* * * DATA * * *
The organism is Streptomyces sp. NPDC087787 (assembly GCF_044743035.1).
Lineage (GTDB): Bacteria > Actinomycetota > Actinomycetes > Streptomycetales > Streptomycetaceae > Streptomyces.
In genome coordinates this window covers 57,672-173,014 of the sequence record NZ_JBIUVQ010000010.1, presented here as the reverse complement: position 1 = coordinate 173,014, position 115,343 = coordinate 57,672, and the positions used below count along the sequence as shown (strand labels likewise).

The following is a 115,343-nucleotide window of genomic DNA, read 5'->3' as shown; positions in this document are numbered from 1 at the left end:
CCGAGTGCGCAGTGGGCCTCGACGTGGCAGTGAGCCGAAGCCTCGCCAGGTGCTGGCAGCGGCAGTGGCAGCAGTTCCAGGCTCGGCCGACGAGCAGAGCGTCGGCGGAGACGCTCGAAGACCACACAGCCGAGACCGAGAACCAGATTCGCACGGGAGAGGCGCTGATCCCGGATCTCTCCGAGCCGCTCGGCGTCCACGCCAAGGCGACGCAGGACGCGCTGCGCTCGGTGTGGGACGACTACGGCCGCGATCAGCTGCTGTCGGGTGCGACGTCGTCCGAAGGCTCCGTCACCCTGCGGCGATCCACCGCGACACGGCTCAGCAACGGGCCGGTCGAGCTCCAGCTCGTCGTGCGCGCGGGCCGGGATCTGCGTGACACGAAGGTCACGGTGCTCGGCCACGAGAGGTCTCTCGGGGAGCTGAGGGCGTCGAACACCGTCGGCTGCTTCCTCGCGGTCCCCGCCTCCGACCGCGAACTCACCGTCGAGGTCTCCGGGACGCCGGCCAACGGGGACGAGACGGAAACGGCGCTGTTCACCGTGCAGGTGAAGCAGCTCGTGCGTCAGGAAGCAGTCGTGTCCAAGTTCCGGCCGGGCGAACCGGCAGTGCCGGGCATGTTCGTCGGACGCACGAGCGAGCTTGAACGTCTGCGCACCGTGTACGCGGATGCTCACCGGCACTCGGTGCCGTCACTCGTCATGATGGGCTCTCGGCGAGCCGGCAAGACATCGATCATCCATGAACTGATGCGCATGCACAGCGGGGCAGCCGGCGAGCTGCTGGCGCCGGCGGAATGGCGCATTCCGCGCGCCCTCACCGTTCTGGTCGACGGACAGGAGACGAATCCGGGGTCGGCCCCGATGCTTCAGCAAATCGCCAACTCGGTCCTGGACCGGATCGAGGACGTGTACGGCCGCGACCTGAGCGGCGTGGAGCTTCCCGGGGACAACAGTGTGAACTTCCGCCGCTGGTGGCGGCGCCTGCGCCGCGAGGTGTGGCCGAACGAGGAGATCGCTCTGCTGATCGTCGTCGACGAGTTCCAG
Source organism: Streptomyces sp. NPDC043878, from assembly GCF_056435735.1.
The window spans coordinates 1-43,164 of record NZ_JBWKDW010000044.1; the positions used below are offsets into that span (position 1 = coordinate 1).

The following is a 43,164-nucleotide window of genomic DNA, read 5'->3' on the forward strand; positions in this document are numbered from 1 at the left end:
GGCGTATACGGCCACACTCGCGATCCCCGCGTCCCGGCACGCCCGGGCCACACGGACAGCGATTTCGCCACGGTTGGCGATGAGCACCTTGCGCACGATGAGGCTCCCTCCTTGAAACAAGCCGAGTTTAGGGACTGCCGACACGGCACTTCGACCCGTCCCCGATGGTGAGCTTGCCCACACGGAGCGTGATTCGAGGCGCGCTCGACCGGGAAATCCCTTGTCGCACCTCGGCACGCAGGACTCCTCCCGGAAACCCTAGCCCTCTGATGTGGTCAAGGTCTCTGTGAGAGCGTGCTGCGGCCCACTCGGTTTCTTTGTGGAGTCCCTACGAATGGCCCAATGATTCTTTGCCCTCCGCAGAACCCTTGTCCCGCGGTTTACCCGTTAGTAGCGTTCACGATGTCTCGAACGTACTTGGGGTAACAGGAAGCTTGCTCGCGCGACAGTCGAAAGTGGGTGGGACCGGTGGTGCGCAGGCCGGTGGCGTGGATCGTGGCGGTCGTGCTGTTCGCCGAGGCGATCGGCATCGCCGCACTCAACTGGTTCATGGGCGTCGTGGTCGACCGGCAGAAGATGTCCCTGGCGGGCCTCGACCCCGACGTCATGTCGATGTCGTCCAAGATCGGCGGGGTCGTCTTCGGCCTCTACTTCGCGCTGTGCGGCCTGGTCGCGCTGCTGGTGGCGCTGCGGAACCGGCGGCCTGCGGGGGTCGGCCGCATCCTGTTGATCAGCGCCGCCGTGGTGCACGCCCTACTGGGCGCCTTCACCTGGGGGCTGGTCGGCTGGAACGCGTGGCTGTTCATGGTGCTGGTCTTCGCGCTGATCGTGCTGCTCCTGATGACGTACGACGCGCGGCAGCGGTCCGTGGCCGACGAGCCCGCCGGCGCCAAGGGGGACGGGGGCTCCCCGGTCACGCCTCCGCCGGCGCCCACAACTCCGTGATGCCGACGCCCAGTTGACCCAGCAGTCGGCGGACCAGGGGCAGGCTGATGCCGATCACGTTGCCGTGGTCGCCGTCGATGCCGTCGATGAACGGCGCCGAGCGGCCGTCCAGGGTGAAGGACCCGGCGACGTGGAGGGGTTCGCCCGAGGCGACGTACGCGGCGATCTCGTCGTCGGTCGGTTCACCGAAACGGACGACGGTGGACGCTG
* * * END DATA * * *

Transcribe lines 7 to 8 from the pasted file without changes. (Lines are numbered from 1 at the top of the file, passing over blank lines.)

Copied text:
The window spans coordinates 1-43,164 of record NZ_JBWKDW010000044.1; the positions used below are offsets into that span (position 1 = coordinate 1).

The following is a 43,164-nucleotide window of genomic DNA, read 5'->3' on the forward strand; positions in this document are numbered from 1 at the left end: